I probably would not be
here but for in-mast furling.
It was a Hood
Stoway, so it was relatively undeveloped, immature technology, and to cap it, not well suited to the boat. The drive was woefully underspecified (a line-driver winch, which I would have thought marginal on a 40 footer, was fitted to a 52 footer)
Worst of all, there was NO backup: no bevel gearbox
at the bottom end, which you could plug
a winch handle directly into. Just an endless loop of undersized braid, running around an undersized line-driver winch, on a cobbled-up mounting so the whole winch slid and wobbled along a track, so the line could be tensioned.
What's to like?
This is what's to like: when we got caught shorthanded in a desperate situation with a mini tropical revolving storm which built quicker than we could respond, we lived to tell the tale.
We got our first inkling of problems around dawn when we came on watch, and a bad feeling about the signs, but had problems getting rid of the heads'ls. We were cheesed off with the previous watch for not alerting us earlier, or asking for a second opinion , but I know what it can be like in the graveyard shift: things sneak up while you're zonked and muddling along, and hindsight is notorious for turning up late.
Anyway, we started behind the eight ball because they had not properly briefed us about problems they'd been having with the heads'ls, as a result of which, and the dramatic arrival of the storm, we ended up still with FULL main with the wind already double the maximum the boat (with that amount of sail) could realistically be asked to stand up to. Worse news: it was still building quickly.
Mercifully, the FULL main was actually an anaemic, underpowered and depowered main, typical Hood
build for a Stoway rig: flat as a cupboard door, hollow leech and foot, (negative roach). The mast on that boat was also to far forrard, to my eye.
It all suddenly looked pretty damn good, though, even in that strange lighting
I've never seen before or since.
was light (alu) and low wetted surface (minimal fin, big spade, narrow waterline beam, U shaped bow sections), so we had that going for us as well.
We also had searoom in unlimited supply, so we had been running off since the moment we realised we had a serious problem.
So ... we used a trick I learned from a racing skipper
when I was still a kid: early for the (downwind) start, in a lightish offshore
race, he had me grind the boom into the middle of the boat. We were trimmed for lying head
to wind, but heading DDW with minimal drive.
And this, luckily, worked for us in the building phase of the TRS, now with gusts up to 60 knots True, reduced by the fact that the boat was simultaneously planing (not surfing) up to 14 knots
Essentially the extra drive (over and above "bare poles") was limited to the 'skin friction' drag of the sail, because the projected area was as near as dammit zero.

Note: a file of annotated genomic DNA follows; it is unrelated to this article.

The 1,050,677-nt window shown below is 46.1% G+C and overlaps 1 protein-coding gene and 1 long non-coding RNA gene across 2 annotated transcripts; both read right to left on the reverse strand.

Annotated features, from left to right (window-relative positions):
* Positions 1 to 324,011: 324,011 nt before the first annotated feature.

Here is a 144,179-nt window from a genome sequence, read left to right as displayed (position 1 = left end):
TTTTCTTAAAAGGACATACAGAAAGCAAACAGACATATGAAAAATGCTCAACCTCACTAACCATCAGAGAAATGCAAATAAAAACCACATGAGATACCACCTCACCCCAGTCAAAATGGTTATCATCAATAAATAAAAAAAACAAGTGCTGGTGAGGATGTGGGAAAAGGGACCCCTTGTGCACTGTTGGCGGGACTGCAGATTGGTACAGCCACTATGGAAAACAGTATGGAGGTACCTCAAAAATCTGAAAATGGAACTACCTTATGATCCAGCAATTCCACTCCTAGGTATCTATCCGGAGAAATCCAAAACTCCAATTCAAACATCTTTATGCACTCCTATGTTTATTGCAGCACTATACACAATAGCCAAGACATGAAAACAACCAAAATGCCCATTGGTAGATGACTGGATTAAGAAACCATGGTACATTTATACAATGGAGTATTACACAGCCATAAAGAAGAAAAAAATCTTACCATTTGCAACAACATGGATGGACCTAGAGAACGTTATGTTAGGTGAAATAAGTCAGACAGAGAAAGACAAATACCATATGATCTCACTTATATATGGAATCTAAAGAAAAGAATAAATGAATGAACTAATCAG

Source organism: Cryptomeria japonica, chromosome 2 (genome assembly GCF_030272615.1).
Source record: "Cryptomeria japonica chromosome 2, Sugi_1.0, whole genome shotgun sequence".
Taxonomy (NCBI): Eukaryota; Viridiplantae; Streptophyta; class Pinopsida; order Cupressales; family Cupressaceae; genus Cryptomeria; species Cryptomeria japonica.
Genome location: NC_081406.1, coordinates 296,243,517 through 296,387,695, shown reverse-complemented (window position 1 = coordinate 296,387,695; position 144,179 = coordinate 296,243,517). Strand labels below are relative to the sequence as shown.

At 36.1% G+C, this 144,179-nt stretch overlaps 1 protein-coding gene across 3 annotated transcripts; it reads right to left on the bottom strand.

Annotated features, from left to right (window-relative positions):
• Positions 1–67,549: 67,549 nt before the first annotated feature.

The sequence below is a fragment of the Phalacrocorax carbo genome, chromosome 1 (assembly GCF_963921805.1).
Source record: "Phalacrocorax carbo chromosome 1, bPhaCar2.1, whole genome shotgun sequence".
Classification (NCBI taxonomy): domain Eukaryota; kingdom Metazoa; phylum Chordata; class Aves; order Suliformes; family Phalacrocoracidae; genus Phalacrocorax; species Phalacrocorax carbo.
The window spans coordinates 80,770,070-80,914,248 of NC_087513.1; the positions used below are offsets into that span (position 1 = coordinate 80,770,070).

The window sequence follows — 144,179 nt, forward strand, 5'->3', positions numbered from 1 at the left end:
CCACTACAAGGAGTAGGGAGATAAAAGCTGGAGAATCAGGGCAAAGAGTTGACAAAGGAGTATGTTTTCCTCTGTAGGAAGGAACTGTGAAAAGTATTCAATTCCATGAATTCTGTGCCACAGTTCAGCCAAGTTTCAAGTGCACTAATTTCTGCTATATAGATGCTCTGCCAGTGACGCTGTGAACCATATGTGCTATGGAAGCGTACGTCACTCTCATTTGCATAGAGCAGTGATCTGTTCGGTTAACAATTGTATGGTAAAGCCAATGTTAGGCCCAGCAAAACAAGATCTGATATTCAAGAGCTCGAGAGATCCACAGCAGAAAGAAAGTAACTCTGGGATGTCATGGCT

But this made the boat controllable, until and unless the leech moved two feet sideways in the wrong direction, the wind crossed to the other side of the sail, and the heeling force was suddenly equal and opposite to the previous, steady state value.
Which, I'm pretty sure (and was not keen to be proved right), would have broached us into a cartwheel. It certainly would have had us swimming in the cockpit.
The helmsman was "in the zone". I have never known someone rise to a challenge like that boy did. He was a fit athlete, and he wasn't moving a muscle, but he was rather exhausted afterwards.
There were only three of us on deck and nobody could be spared to go down and bang heads and get more. The rotten sods were pretending to be asleep.
So us remaining two started carefully grinding that sail into the mast, and it was REALLY hard, partly because of the friction (the sail was on the wrong 'gybe', and despite its flatness and being ALMOST amidships, that made it bear hard on the side of the mast slot). So we had to substitute a two-man winch handle and both heave on it up to, and beyond, our somewhat puny Buster Bloodvessel limits, just to get the thing to move an inch.
... and partly because of a countervailing consideration: if the continuous line, or the winch, broke, we were cooked.
I say that because (for reasons I won't go into just now) the boat was temporarily in a precarious situation, offering unfettered opportunity for water
from the cockpit to get below. If we spun out at that speed and tripped over our deep keel
, the boat would sink almost immediately.
But the main inched into the mast, and the needle of the anemometer bent further around the peg (I thing the maximum it read was 70) and by the time we had most of it away, the wind hit the maximum which I would guess was 80 across the deck, and started to drop back.
- - - -
So I was a convert to the concept
, if not the execution, of in-mast furling. It is, however, hopeless for light weather
sails, as has been thoroughly traversed here.
My dream expedition boat would (and hopefully, will) have a full hoist heavy main which will double as a storm trysail, negative roach, furling inside the mast with STRONG furling gear
The light mainsail, good for (and normally put away at) twenty knots but marginal for thirty, will be a modernised sliding gunter fat head, with a vertical leech, full length battens, and will furl around a horizontal mandrel.
This is not easy to arrange but I've pretty much cracked it, at the concept
level and most of the detail, I think.
But it would not be a commercially attractive product, I also think.